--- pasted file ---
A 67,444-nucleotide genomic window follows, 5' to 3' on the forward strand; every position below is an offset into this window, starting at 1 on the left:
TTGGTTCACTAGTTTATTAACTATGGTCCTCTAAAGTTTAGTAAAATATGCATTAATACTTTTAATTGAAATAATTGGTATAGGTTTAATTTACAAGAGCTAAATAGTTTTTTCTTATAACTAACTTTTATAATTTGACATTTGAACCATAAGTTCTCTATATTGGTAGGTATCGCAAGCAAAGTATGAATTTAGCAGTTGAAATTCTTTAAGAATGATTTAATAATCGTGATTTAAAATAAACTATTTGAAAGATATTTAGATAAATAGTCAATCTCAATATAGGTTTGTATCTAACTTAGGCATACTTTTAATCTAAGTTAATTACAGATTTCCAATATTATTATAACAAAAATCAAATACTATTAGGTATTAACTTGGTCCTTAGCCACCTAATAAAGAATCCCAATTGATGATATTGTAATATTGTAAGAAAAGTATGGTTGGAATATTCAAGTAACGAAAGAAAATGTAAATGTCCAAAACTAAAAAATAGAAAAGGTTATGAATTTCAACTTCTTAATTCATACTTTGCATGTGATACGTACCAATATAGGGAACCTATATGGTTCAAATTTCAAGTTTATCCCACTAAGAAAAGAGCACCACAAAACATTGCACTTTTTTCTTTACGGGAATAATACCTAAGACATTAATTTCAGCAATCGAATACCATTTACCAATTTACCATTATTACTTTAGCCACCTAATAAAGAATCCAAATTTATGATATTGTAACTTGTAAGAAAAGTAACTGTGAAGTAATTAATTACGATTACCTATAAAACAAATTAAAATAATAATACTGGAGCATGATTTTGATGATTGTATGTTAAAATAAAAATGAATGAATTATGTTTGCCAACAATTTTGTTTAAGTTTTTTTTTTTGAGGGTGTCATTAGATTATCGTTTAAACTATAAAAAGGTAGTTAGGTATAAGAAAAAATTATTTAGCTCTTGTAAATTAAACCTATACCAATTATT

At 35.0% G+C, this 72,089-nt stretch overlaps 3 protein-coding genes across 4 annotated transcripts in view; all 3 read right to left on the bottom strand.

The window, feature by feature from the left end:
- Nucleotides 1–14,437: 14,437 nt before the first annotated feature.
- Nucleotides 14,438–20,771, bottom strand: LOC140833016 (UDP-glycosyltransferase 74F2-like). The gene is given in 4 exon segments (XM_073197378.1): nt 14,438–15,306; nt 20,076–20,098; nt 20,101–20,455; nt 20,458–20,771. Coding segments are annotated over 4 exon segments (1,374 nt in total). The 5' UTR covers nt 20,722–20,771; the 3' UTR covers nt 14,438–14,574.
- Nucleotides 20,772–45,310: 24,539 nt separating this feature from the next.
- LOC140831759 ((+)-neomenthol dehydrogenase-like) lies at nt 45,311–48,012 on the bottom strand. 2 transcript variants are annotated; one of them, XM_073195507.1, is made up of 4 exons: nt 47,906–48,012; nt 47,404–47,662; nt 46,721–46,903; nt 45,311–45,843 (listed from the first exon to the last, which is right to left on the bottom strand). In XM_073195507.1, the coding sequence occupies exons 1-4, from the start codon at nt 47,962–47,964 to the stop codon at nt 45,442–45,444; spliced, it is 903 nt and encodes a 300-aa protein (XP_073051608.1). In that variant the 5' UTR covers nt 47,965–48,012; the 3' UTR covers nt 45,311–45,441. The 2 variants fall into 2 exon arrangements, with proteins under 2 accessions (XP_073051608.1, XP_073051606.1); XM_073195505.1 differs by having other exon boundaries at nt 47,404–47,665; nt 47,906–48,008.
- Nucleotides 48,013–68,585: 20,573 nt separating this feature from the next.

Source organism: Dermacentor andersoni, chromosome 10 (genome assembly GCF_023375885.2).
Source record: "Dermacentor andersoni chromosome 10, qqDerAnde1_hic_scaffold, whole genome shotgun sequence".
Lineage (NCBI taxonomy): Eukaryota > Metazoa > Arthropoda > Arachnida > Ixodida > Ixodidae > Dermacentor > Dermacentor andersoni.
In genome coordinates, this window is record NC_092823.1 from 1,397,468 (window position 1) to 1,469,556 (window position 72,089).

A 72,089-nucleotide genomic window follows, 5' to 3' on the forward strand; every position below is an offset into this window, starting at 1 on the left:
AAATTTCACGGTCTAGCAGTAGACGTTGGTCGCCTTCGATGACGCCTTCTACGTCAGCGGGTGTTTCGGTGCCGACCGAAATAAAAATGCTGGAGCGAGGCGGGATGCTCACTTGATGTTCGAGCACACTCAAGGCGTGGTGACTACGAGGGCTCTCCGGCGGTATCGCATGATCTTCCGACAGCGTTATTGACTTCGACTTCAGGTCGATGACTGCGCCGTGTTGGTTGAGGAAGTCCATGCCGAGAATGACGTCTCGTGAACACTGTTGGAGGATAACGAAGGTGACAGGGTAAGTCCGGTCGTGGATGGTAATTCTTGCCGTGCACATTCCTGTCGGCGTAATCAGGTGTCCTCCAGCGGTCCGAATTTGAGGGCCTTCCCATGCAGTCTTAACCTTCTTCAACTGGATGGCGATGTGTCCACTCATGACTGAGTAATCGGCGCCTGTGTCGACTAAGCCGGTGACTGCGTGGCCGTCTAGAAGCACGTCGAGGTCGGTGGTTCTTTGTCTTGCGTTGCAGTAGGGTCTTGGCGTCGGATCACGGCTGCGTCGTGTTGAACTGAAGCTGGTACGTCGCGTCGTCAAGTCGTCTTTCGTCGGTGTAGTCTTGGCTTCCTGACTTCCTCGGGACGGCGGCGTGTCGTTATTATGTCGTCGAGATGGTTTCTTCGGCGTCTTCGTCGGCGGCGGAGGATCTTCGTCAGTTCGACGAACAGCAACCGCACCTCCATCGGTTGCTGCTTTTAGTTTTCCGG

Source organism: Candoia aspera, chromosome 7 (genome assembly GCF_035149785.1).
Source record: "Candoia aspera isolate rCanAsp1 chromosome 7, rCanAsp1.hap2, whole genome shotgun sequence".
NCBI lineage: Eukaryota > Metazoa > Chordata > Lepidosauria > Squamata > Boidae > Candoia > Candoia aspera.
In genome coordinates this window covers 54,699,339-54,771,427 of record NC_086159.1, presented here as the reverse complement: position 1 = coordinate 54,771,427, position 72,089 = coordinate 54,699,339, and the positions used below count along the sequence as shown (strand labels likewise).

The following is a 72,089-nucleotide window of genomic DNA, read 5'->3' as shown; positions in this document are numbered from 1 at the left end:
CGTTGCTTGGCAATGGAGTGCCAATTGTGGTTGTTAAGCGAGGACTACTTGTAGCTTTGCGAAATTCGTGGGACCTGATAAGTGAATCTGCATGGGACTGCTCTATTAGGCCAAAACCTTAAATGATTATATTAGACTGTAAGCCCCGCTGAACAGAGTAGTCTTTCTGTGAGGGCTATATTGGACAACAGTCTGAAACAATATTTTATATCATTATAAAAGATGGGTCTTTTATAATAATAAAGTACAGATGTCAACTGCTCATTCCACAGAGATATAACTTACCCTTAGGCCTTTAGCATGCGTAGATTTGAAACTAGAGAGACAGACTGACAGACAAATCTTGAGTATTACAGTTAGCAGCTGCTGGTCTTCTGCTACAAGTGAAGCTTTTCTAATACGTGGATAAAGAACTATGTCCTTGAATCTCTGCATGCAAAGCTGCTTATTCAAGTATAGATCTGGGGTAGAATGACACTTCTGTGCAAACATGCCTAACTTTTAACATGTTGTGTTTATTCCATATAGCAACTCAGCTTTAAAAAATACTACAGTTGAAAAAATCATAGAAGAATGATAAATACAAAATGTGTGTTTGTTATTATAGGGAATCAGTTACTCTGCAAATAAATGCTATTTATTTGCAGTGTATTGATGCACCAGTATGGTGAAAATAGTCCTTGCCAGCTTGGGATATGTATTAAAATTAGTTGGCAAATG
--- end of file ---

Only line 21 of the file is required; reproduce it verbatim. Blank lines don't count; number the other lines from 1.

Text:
CGTTGCTTGGCAATGGAGTGCCAATTGTGGTTGTTAAGCGAGGACTACTTGTAGCTTTGCGAAATTCGTGGGACCTGATAAGTGAATCTGCATGGGACTGCTCTATTAGGCCAAAACCTTAAATGATTATATTAGACTGTAAGCCCCGCTGAACAGAGTAGTCTTTCTGTGAGGGCTATATTGGACAACAGTCTGAAACAATATTTTATATCATTATAAAAGATGGGTCTTTTATAATAATAAAGTACAGATGTCAACTGCTCATTCCACAGAGATATAACTTACCCTTAGGCCTTTAGCATGCGTAGATTTGAAACTAGAGAGACAGACTGACAGACAAATCTTGAGTATTACAGTTAGCAGCTGCTGGTCTTCTGCTACAAGTGAAGCTTTTCTAATACGTGGATAAAGAACTATGTCCTTGAATCTCTGCATGCAAAGCTGCTTATTCAAGTATAGATCTGGGGTAGAATGACACTTCTGTGCAAACATGCCTAACTTTTAACATGTTGTGTTTATTCCATATAGCAACTCAGCTTTAAAAAATACTACAGTTGAAAAAATCATAGAAGAATGATAAATACAAAATGTGTGTTTGTTATTATAGGGAATCAGTTACTCTGCAAATAAATGCTATTTATTTGCAGTGTATTGATGCACCAGTATGGTGAAAATAGTCCTTGCCAGCTTGGGATATGTATTAAAATTAGTTGGCAAATG